The first observations of a mite spill over from A. cerana to A. mellifera were made in Japan in 1957, about 80 years after the introduction of the Western honeybee [4]. A second event of host switch is thought to have taken place in the far east of the former Soviet Union, where they became infested with Varroa from Korea [5]. After these successful spill-overs, the mite spread from Japan to the other side of the Pacific Ocean, first in Paraguay and later in Brazil and North America [6]. In parallel, the Korean mite expanded to the West into Europe and today to all other regions of the world suitable for beekeeping with the exception of Australia [3].

At the time these hosts switches were first reported, the genus Varroa comprised only three species: V. jacobsoni, which was believed to be the one which managed to invade A. mellifera colonies, but also V. rindereri and V. underwoodi. However, Anderson and Trueman performed the first large scale survey of the genetic diversity of the mite in Asia using mitochondrial DNA analyses [7] identified a species morphologically and genetically distinct from V. jacobsoni that they named V. destructor. This species was originally restricted to the north of Asia, unlike V. jacobsoni which infects A. cerana and A. mellifera in the southern part of the continent [8].

V. destructor causes little damage at the colony level on its original host, A. cerana, as it only reproduces in drone brood. Therefore, the mite population can only expand during periods when drones are reared. The damage is limited since the parasites do not interfere with the workers’ pupal development. Furthermore, the grooming performed by the worker bees helps to control the mite populations efficiently. In contrast, the mite successfully reproduces in both drones and worker brood of A. mellifera. Unfortunately, the Western honeybee has only limited natural defence mechanisms and V. destructor can kill colonies within few years. In addition to directly harming the host by sucking haemolymph, it also acts as a vector for numerous viruses and spreads these pathogens between individuals and colonies [9]. As a result, V. destructor is today considered to be the major cause for colony losses of the Western honeybee [1012].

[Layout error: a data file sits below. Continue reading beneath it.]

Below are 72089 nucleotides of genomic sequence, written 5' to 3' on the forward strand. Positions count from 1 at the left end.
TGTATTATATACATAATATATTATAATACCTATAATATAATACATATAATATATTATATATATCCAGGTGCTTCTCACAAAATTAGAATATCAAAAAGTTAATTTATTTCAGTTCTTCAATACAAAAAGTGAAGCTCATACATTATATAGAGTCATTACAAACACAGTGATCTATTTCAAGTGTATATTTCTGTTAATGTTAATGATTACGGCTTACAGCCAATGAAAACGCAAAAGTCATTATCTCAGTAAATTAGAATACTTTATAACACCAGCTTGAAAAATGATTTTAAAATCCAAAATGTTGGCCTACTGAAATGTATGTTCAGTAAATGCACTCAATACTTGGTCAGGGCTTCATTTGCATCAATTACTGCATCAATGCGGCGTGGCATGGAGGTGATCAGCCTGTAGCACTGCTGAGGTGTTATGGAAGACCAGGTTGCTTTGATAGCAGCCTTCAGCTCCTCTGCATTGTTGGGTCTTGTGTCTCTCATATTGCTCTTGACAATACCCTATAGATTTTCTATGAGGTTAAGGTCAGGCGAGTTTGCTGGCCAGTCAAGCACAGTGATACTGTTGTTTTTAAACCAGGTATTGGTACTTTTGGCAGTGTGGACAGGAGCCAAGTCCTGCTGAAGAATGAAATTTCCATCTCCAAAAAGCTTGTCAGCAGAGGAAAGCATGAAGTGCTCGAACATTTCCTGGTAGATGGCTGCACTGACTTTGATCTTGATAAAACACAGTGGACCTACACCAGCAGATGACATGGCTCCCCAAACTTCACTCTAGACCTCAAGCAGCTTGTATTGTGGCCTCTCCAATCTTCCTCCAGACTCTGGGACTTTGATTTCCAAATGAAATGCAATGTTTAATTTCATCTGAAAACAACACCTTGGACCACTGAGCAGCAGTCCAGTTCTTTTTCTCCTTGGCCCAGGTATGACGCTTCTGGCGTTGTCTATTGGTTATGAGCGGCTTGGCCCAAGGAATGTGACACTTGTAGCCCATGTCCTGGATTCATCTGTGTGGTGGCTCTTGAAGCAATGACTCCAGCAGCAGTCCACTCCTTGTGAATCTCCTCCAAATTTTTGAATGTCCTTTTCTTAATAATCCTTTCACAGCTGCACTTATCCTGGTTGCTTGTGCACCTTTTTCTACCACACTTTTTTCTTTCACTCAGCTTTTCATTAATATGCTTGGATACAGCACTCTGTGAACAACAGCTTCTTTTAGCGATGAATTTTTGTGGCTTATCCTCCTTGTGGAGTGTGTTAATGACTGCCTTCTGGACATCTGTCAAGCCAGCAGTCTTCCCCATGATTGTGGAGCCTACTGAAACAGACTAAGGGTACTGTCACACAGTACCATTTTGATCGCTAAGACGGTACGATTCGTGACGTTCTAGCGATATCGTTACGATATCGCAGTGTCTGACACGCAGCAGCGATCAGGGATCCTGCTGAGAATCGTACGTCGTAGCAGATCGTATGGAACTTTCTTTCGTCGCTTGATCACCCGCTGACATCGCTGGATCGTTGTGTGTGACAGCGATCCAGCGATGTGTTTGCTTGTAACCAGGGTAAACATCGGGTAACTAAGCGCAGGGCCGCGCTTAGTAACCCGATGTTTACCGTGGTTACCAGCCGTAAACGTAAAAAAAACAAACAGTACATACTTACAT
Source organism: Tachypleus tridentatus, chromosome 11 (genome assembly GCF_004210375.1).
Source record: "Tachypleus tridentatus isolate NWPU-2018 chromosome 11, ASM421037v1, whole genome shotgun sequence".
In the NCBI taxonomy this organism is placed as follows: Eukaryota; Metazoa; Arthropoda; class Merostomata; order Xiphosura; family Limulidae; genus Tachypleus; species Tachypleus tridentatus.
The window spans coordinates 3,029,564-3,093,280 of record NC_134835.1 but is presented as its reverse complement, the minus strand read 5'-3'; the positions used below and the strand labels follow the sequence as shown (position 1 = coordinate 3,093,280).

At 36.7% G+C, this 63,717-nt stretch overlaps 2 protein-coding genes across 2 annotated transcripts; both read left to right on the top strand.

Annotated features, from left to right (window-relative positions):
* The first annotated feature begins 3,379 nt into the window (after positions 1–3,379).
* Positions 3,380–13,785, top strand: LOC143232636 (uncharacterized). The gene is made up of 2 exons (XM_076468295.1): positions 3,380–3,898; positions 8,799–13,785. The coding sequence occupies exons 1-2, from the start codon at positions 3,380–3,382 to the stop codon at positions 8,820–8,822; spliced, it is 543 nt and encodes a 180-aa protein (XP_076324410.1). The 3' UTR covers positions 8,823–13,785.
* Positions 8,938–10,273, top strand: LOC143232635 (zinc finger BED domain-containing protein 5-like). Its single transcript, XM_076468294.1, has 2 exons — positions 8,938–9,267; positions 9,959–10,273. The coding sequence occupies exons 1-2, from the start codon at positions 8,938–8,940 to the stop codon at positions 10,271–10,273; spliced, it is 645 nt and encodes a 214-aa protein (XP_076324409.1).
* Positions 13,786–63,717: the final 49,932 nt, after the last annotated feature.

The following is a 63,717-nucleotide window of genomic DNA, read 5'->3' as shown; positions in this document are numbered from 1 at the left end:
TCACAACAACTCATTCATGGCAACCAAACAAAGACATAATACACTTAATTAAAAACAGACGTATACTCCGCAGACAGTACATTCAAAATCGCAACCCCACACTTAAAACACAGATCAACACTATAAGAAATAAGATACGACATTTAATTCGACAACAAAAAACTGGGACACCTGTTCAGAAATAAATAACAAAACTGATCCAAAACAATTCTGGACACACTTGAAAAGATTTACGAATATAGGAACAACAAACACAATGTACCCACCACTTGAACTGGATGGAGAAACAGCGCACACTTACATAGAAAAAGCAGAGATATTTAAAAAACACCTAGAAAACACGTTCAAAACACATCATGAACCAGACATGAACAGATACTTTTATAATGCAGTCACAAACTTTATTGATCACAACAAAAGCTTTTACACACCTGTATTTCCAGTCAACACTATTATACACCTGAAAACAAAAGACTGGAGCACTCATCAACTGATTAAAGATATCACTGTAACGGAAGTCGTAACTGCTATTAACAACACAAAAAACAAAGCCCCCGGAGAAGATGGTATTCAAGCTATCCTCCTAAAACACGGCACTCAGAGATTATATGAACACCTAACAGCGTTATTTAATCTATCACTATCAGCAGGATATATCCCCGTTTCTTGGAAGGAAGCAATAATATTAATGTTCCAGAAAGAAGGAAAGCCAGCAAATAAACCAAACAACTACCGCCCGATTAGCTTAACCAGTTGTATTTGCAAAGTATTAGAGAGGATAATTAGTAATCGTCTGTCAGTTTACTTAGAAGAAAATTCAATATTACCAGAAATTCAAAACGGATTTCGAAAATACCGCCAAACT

It is sad to see that the problem may be very sustainable because of the ongoing sympatric management of A. mellifera and A. cerana for honey production in Asia. Since both honeybee species are kept next to each other, often in the same apiary, the mite is in close and constant contact with both host species. This not only sets the stage for a continuous spill over potential of mites from A. cerana to A. mellifera, but also for a spill back of highly virulent non-native mite types to new A. cerana hosts which were previously not exposed to the highly virulent Varroa destructor lineage on A. mellifera. This is of concern because Varroa mites in A. cerana show much more variability than those found in A. mellifera, which have spread as very distinct and almost clonal lineages across the globe [1314]. Hence, there are a multitude of opportunities to repeat the spill-overs with even more virulent Varroa strains perpetuating the problem for global apiculture, not just for A. mellifera but also for A. cerana. Therefore, we studied the dispersion routes as well as the spill-over and spill-back potential of V. destructor between its two hosts in two different regions of Asia using both mitochondrial and microsatellite DNA markers.

Material and Methods

Sampling and location